When it came time for Stanford to begin making payments on the loans, which came to about seventy-five million dollars, he balked; instead, he had corrupt politicians in Washington introduce a bill that would forgive the debts. Stanford, essentially, then would have successfully used public funds to enrich himself and his business. Bierce exposed this scheme to the public; when Stanford tried to bribe him, Bierce named his price as “seventy-five million, payable with a check to the US Treasury.”
Although personally an unpleasant man, he had an unexpected sense of honor and honesty. And yet as he grew older, he became ever more cantankerous and acid. His temper, made worse by drinking, could flare up at the slightest provocation, whether real or imagined, with the result that few wanted to be around him. He divorced his wife, alienated his brother Albert, and lived to see his own children die in unhappy circumstances: one son was killed in a brawl and another perished from alcoholism.
The final act of his life was perhaps the best way it could have ended. In 1913, when he was 71 years old, he decided to go to Mexico to cover the civil war there. We are told that he tried to attach himself to Pancho Villa’s retinue as a war correspondent; what is certain is that he disappeared in Mexico, never to be heard from again. Many theories have been advanced on Bierce’s fate. It seems probable that he inevitably offended Villa in some way, and that he was either killed in battle or simply shot by bandits and buried in a shallow grave in the desert. It is unlikely we will ever know for certain.
Such was the strange life of Ambrose Bierce. But what of his work? In many ways it anticipated the dislocation, alienation, and conflicted morality of the twentieth century and beyond. His stories deal with themes that later, more famous writers would take up: incest, patricide, masculine alienation, the darkness of the human mind, ghosts, the revenge of the dead, and the idea that evil deeds would have consequences. If Bierce was a brutal cynic, he was not an immoral one: there is an undeniable method to his madness, but he concealed it under so many layers of bitterness that few had the patience to peel them back.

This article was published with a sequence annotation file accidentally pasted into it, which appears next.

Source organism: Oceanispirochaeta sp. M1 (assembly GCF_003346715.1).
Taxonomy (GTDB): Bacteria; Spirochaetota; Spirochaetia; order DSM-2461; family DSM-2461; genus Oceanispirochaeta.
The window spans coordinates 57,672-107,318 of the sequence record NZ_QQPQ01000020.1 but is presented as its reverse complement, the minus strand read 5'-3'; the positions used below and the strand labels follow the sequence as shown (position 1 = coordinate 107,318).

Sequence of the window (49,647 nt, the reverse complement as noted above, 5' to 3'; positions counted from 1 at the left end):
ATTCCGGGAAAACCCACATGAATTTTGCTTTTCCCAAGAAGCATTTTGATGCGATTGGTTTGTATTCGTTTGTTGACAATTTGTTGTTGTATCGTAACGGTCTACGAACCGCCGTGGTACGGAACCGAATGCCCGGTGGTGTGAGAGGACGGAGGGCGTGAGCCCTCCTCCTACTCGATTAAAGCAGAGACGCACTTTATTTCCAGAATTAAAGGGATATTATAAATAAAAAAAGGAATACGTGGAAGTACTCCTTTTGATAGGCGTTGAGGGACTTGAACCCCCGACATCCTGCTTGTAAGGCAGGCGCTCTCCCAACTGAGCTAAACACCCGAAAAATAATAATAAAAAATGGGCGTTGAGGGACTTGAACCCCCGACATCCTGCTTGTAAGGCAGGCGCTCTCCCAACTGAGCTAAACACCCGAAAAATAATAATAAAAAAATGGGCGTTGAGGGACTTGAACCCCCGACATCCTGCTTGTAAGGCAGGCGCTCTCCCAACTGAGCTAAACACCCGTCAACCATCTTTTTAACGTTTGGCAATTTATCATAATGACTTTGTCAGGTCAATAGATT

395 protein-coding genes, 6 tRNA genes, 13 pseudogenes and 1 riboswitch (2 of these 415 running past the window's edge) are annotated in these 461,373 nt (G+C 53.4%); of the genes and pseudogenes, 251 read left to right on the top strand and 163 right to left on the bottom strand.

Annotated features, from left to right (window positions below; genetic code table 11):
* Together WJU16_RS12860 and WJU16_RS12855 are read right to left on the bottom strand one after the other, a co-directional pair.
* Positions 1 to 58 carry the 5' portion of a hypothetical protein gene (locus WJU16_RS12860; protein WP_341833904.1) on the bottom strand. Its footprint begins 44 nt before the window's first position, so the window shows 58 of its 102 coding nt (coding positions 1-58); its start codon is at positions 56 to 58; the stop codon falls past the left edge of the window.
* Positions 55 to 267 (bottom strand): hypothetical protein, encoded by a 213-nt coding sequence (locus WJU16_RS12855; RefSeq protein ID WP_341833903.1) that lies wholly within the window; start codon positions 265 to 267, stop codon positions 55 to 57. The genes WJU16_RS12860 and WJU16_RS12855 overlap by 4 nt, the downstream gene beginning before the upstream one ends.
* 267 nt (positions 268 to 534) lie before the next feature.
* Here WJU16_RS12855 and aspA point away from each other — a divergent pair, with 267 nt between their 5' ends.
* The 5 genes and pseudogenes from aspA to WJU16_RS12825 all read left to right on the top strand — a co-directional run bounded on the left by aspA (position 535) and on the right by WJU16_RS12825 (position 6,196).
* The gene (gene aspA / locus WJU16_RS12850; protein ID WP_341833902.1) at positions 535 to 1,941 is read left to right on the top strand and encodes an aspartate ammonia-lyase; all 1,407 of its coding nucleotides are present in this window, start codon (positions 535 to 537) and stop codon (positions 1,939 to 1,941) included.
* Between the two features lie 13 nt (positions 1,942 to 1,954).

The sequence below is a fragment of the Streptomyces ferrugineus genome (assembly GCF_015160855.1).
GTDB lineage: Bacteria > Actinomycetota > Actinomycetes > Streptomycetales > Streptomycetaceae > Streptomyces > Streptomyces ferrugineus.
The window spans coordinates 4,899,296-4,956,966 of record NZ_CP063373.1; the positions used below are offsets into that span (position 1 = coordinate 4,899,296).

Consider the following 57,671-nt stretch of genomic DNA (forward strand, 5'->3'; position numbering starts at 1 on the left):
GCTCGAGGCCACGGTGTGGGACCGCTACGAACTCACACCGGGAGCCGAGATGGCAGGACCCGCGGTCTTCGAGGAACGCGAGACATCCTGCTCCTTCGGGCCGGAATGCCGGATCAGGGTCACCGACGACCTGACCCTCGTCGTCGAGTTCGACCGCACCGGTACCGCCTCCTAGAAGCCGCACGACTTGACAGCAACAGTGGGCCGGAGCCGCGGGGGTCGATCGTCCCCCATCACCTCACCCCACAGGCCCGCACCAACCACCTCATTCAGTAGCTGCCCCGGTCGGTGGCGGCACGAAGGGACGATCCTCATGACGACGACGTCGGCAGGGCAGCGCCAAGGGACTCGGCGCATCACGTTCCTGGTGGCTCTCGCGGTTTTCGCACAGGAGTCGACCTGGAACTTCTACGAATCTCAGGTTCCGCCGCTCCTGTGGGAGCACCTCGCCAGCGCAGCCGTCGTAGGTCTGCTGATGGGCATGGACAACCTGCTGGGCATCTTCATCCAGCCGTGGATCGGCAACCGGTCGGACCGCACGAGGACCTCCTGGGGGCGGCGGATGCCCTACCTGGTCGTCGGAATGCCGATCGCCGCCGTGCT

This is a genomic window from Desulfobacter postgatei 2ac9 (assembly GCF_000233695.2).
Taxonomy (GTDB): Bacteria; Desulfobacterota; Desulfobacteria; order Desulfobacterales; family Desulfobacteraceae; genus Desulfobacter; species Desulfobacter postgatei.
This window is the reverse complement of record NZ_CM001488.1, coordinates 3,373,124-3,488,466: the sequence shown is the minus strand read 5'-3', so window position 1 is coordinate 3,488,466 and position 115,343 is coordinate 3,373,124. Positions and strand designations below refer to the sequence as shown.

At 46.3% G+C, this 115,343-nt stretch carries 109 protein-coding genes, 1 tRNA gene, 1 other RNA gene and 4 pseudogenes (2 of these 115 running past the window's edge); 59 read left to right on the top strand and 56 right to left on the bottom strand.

It is my opinion that his wayward youth, and horrifying experiences in the Civil War colored his outlook for the rest of his life. His best stories, indeed, deal with the effects of trauma and death on the human body; his ideas about the catharsis of suffering and combat were just too startling to be appreciated by his contemporaries. He was a twentieth-century writer trapped in the nineteenth century. Some of his most imaginative techniques (e.g., the idea of telling a story from multiple angles) had to wait decades before they were taken up by filmmakers and other writers.
Some of his tales are masterpieces of mental derangement and horror. “The Damned Thing,” “The Middle Toe of the Right Foot,” “An Occurrence at Owl Creek Bridge,” and “Moonlit Road” are all deservedly well-known. In their use of weird irony, surreal narrative style, and use of flashbacks, Bierce’s stories have a much more “modern” feel to them than anything put out by his contemporaries. He rejected the self-satisfied smugness of his era, and was never able to get over the things he had seen in the Civil War.
But great artistry springs from conflict and strife, and for this reason alone we should give Ambrose Bierce his due.